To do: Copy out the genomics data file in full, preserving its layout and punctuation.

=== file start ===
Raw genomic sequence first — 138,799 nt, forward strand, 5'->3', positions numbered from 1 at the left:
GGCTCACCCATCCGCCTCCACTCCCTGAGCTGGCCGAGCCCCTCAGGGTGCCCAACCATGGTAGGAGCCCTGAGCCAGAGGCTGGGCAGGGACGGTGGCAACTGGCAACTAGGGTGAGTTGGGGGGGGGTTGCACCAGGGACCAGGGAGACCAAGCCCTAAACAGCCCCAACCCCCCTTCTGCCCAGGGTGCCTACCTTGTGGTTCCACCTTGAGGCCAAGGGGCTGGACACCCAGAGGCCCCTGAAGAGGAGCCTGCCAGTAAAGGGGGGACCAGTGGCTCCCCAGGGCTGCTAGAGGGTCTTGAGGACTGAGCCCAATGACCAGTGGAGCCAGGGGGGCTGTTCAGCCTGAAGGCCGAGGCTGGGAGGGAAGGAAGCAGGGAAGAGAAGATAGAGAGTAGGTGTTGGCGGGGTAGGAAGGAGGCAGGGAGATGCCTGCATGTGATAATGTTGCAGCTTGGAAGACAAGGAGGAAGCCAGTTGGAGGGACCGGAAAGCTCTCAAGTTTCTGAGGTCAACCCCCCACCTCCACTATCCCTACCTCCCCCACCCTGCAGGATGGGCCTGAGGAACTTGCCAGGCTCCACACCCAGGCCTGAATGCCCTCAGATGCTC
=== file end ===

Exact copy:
Raw genomic sequence first — 138,799 nt, forward strand, 5'->3', positions numbered from 1 at the left:
GGCTCACCCATCCGCCTCCACTCCCTGAGCTGGCCGAGCCCCTCAGGGTGCCCAACCATGGTAGGAGCCCTGAGCCAGAGGCTGGGCAGGGACGGTGGCAACTGGCAACTAGGGTGAGTTGGGGGGGGGTTGCACCAGGGACCAGGGAGACCAAGCCCTAAACAGCCCCAACCCCCCTTCTGCCCAGGGTGCCTACCTTGTGGTTCCACCTTGAGGCCAAGGGGCTGGACACCCAGAGGCCCCTGAAGAGGAGCCTGCCAGTAAAGGGGGGACCAGTGGCTCCCCAGGGCTGCTAGAGGGTCTTGAGGACTGAGCCCAATGACCAGTGGAGCCAGGGGGGCTGTTCAGCCTGAAGGCCGAGGCTGGGAGGGAAGGAAGCAGGGAAGAGAAGATAGAGAGTAGGTGTTGGCGGGGTAGGAAGGAGGCAGGGAGATGCCTGCATGTGATAATGTTGCAGCTTGGAAGACAAGGAGGAAGCCAGTTGGAGGGACCGGAAAGCTCTCAAGTTTCTGAGGTCAACCCCCCACCTCCACTATCCCTACCTCCCCCACCCTGCAGGATGGGCCTGAGGAACTTGCCAGGCTCCACACCCAGGCCTGAATGCCCTCAGATGCTC